The Queen at the Derby
Her Majesty The Queen is known for her love for horseracing and she has rarely missed the annual Derby at Epsom Downs during her reign. This year, alongside members of the Royal Family, she is set to be in attendance at the Cazoo Derby over the Platinum Jubilee weekend.
‘The Queen has only missed four visits to The Derby since her Coronation and two of those were in the last two years during the pandemic,’ says Phil White, London regional director at The Jockey Club.
The two-day event, which is set to attract over 35,000 people, is pulling out all the stops to celebrate The Queen’s special links to the Derby and her contribution to horseracing, starting with The Queen's Stand at Epsom Downs Racecourse being permanently renamed The Queen Elizabeth II Stand on June 2.
On Cazoo Derby Day on Saturday June 4, which forms part of the official Platinum Jubilee celebrations, a guard of honour will be formed on the track by 40 retired and current jockeys who have ridden for Her Majesty, dressed in the monarch’s famous purple and gold silks. The welcoming party will include 79-year-old four-time Derby winner Willie Carson, who rode The Queen’s Oaks winner Dunfermline in 1977, John Reid who won The Derby in 1992 and current riders Frankie Dettori and Ryan Moore, both of whom have won The Derby twice.
‘It's not just the horseracing she enjoys, she enjoys the breeding side of it,’ says Willie Carson of The Queen. ‘She likes to know from trainers how the horse is behaving and its attitude, its temperament. She wants to know those things. That's what she's really interested in. The winning post is the end result and she enjoys that, of course, but she enjoys everything before you get to the winning post. That gives her the most pleasure.’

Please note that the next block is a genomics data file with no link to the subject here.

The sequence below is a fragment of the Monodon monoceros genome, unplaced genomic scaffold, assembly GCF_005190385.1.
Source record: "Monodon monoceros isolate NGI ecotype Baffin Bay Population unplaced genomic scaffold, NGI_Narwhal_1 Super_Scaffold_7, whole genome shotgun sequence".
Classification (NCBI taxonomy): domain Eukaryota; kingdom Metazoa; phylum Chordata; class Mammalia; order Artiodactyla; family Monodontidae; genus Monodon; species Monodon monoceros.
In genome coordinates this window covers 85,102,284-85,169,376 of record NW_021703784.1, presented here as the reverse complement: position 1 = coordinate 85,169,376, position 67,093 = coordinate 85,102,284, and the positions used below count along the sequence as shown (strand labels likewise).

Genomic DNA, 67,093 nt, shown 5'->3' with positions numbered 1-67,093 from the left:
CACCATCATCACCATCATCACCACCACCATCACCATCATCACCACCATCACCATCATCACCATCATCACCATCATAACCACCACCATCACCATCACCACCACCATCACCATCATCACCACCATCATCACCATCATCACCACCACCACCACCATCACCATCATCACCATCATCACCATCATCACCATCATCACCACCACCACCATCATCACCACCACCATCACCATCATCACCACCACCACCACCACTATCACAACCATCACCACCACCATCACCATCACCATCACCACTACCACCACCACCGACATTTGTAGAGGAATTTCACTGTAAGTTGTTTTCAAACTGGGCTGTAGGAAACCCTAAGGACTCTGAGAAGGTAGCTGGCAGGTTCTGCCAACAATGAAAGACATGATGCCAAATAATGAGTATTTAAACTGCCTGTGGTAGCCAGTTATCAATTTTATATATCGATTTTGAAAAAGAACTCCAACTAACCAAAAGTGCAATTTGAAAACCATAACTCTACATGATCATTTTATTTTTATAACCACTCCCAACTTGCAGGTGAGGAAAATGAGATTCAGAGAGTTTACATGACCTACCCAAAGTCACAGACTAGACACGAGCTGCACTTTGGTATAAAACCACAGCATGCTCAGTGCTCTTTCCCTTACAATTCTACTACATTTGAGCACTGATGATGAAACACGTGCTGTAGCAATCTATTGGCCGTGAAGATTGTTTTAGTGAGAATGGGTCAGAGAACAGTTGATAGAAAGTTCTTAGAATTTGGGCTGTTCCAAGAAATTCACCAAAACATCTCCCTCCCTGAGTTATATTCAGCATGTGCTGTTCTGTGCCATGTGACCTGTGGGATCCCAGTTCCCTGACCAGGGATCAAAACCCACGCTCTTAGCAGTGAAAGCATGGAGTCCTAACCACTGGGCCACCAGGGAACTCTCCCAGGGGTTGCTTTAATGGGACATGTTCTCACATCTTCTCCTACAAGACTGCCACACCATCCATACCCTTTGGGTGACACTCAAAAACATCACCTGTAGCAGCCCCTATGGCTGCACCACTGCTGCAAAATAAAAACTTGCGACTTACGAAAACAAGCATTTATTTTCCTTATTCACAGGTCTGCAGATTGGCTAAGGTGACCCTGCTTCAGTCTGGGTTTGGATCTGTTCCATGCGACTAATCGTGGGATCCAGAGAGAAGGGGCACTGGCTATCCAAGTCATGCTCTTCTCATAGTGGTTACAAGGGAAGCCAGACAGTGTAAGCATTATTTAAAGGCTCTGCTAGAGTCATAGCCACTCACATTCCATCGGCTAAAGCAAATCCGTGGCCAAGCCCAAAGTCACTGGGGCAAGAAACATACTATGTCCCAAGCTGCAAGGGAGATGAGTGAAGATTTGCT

The Derby remains the only one of the five ‘Classics’ Her Majesty, who is patron of The Jockey Club, is yet to win as a racehorse owner. It’s hoped she’ll have a runner in this year’s Cazoo Derby, with three horses currently entered in the race: Educator, General Idea and Reach For The Moon. A victory would be only the second time a reigning monarch has won The Derby, after Minoru in 1909 who ran for King Edward VII.
The Queen's long standing links to the Derby can be traced to her coronation year in 1953 when, just four days after her ceremony, she came to see her first runner: Aureole, bred by King George VI. The horse finished second and is the closest Her Majesty has come to victory in the race.
She has enjoyed a triumph in the Coronation Cup, however, marking her first major victory at the racecourse in 1954. Just three years later, she secured a Classic success on the Downs when Carroza won The Oaks. Two decades on, in the year of the Silver Jubilee in 1977, she marked her second Oaks success with Dunfermline.
At the 2016 Derby Festival, which celebrated the Queen's 90th birthday, Her Majesty presented the Derby trophy to the winning connections. For the year only, the Coronation Cup was re-named The Queen Elizabeth II Coronation Cup.
To find out more, see thejockeyclub.co.uk/epsom
Surrey’s Diamond Jubilee gift
The county bestowed The Queen with a special gift to mark her Diamond Jubilee in 2012. The mahogany box contains six silver racehorses with their jockeys enamelled in the racing colours of members of the Royal Family. The horses run out from the box on strings and race back to the finish. In the lid are cards showing a plan of each of the four Surrey racecourses: Epsom Downs, Kempton Park, Lingfield Park and Sandown Park.